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Cradle to Cradle, In Real Life: It Works!

“Cradle to Cradle” has gone from a cool-sounding, high-level idea to roadmap to a more sustainable world to practical design manual that is influencing the way that the stuff we use gets designed and built. It may sound a little bit like a pie-in-the-sky goal, an easy-to-say, difficult-to-implement practice, but it’s really happening. Here are some of TreeHugger’s favorite examples of Cradle to Cradle (or C2C, for brevity fans) products and ideas in motion.

1) Since the first six products [www.treehugger.com] were certified, including Steelcase’s Think chair (above) McDonough Braungart Design Chemistry (MBDC), the company that administers the certification, has added more than twenty new products to the list; both together and separately, they represent a “how-to” guide for the C2C concept.
2) C2C is not just for building materials and to-the-trade products, like concrete and task seating; as gDiapers has proven [www.treehugger.com], there’s room for everything — even diapers — in C2C, if it’s sustainable enough.
3) The concept has even reached some government agencies, as the US Postal Service [www.treehugger.com] is on board; they’re helping to prove that now, more than ever, C2C is going mainstream [www.treehugger.com].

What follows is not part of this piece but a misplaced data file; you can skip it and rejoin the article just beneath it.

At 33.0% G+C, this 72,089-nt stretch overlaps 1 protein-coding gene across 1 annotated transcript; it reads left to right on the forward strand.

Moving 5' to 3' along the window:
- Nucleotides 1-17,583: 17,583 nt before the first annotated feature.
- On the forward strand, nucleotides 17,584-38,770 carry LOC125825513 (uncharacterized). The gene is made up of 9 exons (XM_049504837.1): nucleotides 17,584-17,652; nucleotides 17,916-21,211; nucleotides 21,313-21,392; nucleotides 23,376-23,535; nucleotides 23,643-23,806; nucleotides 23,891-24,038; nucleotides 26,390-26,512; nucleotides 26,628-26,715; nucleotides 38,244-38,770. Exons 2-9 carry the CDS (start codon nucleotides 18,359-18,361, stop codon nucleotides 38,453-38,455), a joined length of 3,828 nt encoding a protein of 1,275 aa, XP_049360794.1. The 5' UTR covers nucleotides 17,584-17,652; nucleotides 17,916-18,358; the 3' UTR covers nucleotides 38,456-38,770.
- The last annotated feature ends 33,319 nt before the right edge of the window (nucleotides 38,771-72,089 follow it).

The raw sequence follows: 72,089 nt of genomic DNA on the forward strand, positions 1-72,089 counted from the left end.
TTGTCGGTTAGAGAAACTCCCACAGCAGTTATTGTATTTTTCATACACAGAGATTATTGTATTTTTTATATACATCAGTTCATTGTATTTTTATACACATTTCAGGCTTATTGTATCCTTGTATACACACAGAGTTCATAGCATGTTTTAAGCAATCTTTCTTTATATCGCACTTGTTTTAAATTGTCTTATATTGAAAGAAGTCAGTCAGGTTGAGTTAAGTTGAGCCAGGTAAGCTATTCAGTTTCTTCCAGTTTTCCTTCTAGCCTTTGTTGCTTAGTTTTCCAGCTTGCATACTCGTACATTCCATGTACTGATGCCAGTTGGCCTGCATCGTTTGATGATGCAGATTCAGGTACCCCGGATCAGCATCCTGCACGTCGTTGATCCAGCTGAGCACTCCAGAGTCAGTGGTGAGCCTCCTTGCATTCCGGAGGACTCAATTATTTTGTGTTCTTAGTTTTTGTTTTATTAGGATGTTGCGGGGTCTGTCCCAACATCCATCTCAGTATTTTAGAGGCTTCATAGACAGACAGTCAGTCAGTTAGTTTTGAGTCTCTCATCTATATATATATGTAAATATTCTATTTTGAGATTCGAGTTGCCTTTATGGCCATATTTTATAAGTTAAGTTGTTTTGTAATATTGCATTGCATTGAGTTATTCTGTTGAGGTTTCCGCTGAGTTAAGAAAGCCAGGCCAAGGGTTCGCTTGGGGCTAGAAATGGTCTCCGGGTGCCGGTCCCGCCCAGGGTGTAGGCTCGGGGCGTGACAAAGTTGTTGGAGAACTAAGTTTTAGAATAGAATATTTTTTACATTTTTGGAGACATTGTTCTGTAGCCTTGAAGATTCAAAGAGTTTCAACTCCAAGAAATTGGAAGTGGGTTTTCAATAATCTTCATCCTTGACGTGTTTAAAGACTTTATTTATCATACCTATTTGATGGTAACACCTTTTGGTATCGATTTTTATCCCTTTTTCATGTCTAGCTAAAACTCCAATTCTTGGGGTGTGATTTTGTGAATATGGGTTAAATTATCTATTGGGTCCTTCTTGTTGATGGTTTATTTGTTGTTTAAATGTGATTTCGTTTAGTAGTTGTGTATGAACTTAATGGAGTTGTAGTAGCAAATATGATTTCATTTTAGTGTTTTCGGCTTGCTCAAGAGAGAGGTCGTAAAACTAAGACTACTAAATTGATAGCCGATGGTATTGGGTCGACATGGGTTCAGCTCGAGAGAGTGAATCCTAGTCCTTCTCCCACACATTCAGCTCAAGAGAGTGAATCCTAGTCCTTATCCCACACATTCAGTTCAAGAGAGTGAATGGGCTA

4) But C2C is not just for products; it was a huge influence on TreeHugger’s Umbrella Inside Out [umbrella.treehugger.com] design competitions, where a cradle-to-cradle-like umbrella was designed, and a runway-ready couture dress was designed and created from discarded umbrellas.
5) All of this sounds neat, but for proper context, especially for the certification, it’s important to really break down what it means [www.treehugger.com], so we did.

6) Now that we’ve established what it is, what it means, and how it’s supposed to work, we had to test it out. TreeHugger Petz took the book for a “test-bath,” (pictured above) not only to show that the book actually is waterproof, but to showcase one of the ways that we can create better ways for the world to work.
7) Even companies like Herman Miller, who’ve been designing with the environment in mind for decades, have something to learn from C2C; if they can learn from it, so can we.